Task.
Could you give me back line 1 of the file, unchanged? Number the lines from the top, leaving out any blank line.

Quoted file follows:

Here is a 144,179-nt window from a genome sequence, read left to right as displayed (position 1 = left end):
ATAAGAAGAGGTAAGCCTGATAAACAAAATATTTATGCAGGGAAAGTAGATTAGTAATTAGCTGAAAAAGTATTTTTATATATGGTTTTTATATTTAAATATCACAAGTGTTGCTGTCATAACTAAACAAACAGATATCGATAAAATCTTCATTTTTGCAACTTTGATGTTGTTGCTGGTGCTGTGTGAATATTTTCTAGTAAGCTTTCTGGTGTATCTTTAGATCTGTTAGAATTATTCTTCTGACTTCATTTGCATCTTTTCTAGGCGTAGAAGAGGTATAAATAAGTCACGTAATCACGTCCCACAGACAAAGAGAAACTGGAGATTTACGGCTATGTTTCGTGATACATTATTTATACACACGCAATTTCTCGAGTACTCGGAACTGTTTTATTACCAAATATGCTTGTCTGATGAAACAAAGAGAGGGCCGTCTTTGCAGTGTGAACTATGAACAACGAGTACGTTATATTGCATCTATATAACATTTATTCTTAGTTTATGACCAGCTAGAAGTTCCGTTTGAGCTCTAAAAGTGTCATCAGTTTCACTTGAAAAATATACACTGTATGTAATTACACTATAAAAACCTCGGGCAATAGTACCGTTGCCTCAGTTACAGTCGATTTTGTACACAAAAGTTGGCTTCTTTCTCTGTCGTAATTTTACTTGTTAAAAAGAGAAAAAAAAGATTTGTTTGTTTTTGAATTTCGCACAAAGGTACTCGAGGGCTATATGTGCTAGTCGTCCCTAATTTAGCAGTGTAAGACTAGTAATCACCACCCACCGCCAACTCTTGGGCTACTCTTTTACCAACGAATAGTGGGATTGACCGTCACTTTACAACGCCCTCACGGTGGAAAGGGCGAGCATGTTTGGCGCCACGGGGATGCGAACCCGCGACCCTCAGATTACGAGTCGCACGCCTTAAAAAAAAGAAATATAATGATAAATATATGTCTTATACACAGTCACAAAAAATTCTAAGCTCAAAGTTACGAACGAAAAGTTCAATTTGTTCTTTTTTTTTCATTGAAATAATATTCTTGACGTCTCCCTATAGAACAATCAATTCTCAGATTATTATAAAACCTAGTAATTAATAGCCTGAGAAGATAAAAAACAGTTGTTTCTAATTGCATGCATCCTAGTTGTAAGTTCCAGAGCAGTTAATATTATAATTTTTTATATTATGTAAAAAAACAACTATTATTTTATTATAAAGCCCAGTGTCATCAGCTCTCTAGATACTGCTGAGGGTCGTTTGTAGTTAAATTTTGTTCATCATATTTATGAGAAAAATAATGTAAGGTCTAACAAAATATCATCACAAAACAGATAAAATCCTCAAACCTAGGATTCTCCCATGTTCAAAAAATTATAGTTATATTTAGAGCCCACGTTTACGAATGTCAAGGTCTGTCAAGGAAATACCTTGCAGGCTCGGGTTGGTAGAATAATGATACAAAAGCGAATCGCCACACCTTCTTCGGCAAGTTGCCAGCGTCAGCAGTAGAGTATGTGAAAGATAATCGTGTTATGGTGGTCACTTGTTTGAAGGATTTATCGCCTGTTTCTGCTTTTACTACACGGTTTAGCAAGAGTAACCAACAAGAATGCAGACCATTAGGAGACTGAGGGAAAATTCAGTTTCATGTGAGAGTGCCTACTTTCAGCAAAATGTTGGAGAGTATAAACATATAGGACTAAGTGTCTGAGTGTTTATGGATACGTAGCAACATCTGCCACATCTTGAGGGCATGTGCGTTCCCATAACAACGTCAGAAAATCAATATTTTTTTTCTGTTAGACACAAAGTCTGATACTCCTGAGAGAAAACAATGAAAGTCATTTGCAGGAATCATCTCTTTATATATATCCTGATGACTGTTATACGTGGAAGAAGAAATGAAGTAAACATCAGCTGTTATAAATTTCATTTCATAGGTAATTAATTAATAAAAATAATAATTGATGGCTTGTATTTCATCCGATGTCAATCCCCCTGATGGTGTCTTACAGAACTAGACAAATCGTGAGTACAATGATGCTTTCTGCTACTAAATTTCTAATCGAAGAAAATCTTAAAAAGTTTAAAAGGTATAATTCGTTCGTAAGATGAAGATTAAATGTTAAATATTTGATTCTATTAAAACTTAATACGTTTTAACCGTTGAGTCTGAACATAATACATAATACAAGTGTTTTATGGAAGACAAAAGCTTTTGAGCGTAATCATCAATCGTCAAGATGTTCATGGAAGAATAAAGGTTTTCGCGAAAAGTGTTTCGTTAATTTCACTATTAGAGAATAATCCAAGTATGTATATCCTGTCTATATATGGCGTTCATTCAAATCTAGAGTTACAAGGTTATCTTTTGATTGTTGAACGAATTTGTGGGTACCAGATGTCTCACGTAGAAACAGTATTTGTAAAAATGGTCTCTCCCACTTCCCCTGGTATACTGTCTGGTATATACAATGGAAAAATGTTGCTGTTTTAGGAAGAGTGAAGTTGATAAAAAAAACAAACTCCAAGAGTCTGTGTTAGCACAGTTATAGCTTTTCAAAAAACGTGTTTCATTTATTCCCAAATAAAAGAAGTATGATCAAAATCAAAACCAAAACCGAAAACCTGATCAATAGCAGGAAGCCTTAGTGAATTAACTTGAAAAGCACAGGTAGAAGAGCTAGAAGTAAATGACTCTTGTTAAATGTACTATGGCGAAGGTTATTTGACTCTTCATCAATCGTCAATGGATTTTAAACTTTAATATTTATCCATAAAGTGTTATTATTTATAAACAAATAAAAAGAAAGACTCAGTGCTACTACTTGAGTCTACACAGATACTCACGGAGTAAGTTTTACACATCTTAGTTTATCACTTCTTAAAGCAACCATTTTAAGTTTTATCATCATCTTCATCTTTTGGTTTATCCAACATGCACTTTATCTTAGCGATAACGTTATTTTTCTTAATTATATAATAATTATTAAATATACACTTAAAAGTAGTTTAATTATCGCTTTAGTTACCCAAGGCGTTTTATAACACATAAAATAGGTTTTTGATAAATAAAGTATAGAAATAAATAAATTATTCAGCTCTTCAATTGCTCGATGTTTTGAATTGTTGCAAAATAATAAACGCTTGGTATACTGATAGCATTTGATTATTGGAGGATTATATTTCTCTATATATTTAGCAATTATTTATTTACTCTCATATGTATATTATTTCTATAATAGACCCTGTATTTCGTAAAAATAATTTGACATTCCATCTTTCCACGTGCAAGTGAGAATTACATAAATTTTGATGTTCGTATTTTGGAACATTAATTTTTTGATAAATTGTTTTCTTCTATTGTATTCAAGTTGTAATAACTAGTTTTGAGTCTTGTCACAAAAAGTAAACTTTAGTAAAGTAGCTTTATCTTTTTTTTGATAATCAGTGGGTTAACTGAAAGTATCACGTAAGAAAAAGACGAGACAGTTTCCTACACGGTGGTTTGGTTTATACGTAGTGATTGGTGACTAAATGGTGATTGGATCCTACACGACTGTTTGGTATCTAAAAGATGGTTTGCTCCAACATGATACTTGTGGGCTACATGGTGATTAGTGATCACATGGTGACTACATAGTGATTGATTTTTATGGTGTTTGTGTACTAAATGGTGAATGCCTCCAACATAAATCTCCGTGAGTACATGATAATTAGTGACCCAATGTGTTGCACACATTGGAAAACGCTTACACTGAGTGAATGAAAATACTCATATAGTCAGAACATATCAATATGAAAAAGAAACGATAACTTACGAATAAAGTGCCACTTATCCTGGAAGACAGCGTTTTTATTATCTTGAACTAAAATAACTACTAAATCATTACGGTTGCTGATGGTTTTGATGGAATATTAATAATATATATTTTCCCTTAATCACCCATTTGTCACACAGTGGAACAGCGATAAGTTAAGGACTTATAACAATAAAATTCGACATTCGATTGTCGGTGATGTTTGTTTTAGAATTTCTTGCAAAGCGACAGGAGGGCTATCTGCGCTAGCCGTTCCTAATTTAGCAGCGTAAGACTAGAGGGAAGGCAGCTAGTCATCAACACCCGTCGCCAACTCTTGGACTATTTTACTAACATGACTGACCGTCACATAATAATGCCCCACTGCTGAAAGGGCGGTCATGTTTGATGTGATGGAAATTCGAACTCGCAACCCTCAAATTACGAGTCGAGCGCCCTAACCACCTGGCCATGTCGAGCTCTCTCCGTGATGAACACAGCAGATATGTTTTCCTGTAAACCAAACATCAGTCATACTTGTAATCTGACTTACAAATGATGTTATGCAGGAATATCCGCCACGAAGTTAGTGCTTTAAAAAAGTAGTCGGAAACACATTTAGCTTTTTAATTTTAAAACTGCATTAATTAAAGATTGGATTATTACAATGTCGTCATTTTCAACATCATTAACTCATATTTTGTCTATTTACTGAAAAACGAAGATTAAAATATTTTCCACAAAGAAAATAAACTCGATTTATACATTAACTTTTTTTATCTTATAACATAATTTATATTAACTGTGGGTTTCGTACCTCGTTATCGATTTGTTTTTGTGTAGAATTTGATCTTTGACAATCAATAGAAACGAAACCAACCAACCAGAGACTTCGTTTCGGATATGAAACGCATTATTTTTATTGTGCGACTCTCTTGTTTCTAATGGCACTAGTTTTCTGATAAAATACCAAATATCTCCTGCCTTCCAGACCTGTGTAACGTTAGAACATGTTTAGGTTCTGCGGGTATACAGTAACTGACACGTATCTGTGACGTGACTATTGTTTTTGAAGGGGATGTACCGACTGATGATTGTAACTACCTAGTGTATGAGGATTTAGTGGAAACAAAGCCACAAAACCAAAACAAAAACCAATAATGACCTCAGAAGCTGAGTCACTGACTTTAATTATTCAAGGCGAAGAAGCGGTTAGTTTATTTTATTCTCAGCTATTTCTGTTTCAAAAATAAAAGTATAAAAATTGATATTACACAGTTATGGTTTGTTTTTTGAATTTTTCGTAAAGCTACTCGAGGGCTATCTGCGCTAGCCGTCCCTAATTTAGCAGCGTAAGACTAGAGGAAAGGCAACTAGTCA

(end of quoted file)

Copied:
Here is a 144,179-nt window from a genome sequence, read left to right as displayed (position 1 = left end):